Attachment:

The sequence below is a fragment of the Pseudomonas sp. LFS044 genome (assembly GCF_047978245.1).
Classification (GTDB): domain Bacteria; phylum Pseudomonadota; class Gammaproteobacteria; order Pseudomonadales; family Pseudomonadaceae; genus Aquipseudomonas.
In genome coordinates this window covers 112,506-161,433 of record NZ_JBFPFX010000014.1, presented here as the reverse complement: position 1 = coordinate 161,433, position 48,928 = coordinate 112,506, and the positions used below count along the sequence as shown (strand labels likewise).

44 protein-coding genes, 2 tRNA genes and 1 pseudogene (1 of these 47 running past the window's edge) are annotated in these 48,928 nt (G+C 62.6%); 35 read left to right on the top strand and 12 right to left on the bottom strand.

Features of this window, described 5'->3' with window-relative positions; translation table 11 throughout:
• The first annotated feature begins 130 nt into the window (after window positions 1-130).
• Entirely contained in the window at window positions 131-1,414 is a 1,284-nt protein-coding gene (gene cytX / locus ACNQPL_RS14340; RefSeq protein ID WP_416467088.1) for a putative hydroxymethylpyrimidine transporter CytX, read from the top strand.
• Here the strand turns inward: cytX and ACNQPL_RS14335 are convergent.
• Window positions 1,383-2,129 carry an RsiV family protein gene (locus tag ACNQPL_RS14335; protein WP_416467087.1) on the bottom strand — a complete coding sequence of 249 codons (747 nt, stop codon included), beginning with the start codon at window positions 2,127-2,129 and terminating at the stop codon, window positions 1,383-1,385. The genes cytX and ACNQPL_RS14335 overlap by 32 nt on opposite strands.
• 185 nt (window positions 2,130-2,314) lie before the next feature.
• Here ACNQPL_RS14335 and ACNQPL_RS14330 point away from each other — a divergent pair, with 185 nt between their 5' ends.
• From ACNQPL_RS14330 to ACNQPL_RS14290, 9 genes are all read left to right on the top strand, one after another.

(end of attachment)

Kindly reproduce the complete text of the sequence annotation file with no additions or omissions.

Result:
The sequence below is a fragment of the Pseudomonas sp. LFS044 genome (assembly GCF_047978245.1).
Classification (GTDB): domain Bacteria; phylum Pseudomonadota; class Gammaproteobacteria; order Pseudomonadales; family Pseudomonadaceae; genus Aquipseudomonas.
In genome coordinates this window covers 112,506-161,433 of record NZ_JBFPFX010000014.1, presented here as the reverse complement: position 1 = coordinate 161,433, position 48,928 = coordinate 112,506, and the positions used below count along the sequence as shown (strand labels likewise).

44 protein-coding genes, 2 tRNA genes and 1 pseudogene (1 of these 47 running past the window's edge) are annotated in these 48,928 nt (G+C 62.6%); 35 read left to right on the top strand and 12 right to left on the bottom strand.

Features of this window, described 5'->3' with window-relative positions; translation table 11 throughout:
• The first annotated feature begins 130 nt into the window (after window positions 1-130).
• Entirely contained in the window at window positions 131-1,414 is a 1,284-nt protein-coding gene (gene cytX / locus ACNQPL_RS14340; RefSeq protein ID WP_416467088.1) for a putative hydroxymethylpyrimidine transporter CytX, read from the top strand.
• Here the strand turns inward: cytX and ACNQPL_RS14335 are convergent.
• Window positions 1,383-2,129 carry an RsiV family protein gene (locus tag ACNQPL_RS14335; protein WP_416467087.1) on the bottom strand — a complete coding sequence of 249 codons (747 nt, stop codon included), beginning with the start codon at window positions 2,127-2,129 and terminating at the stop codon, window positions 1,383-1,385. The genes cytX and ACNQPL_RS14335 overlap by 32 nt on opposite strands.
• 185 nt (window positions 2,130-2,314) lie before the next feature.
• Here ACNQPL_RS14335 and ACNQPL_RS14330 point away from each other — a divergent pair, with 185 nt between their 5' ends.
• From ACNQPL_RS14330 to ACNQPL_RS14290, 9 genes are all read left to right on the top strand, one after another.